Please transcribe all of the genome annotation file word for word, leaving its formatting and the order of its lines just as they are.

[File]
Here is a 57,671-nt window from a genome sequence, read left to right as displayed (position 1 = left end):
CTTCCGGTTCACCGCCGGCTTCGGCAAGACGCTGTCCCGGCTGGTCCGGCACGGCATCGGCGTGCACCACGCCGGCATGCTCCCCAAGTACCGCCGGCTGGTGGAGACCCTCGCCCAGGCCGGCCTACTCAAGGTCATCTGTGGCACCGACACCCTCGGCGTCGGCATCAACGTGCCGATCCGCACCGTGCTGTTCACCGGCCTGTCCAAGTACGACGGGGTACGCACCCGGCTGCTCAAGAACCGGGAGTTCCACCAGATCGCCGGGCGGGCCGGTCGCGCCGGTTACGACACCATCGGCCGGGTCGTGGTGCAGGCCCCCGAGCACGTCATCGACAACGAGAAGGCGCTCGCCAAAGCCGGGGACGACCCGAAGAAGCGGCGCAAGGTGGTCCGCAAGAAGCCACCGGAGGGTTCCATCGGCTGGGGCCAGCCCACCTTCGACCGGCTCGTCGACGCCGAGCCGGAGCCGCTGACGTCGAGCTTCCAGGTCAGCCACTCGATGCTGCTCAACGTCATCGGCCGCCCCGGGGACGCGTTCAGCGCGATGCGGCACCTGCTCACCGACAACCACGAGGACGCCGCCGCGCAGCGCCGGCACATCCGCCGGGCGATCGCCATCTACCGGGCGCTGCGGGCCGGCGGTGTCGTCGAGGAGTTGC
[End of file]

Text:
Here is a 57,671-nt window from a genome sequence, read left to right as displayed (position 1 = left end):
CTTCCGGTTCACCGCCGGCTTCGGCAAGACGCTGTCCCGGCTGGTCCGGCACGGCATCGGCGTGCACCACGCCGGCATGCTCCCCAAGTACCGCCGGCTGGTGGAGACCCTCGCCCAGGCCGGCCTACTCAAGGTCATCTGTGGCACCGACACCCTCGGCGTCGGCATCAACGTGCCGATCCGCACCGTGCTGTTCACCGGCCTGTCCAAGTACGACGGGGTACGCACCCGGCTGCTCAAGAACCGGGAGTTCCACCAGATCGCCGGGCGGGCCGGTCGCGCCGGTTACGACACCATCGGCCGGGTCGTGGTGCAGGCCCCCGAGCACGTCATCGACAACGAGAAGGCGCTCGCCAAAGCCGGGGACGACCCGAAGAAGCGGCGCAAGGTGGTCCGCAAGAAGCCACCGGAGGGTTCCATCGGCTGGGGCCAGCCCACCTTCGACCGGCTCGTCGACGCCGAGCCGGAGCCGCTGACGTCGAGCTTCCAGGTCAGCCACTCGATGCTGCTCAACGTCATCGGCCGCCCCGGGGACGCGTTCAGCGCGATGCGGCACCTGCTCACCGACAACCACGAGGACGCCGCCGCGCAGCGCCGGCACATCCGCCGGGCGATCGCCATCTACCGGGCGCTGCGGGCCGGCGGTGTCGTCGAGGAGTTGC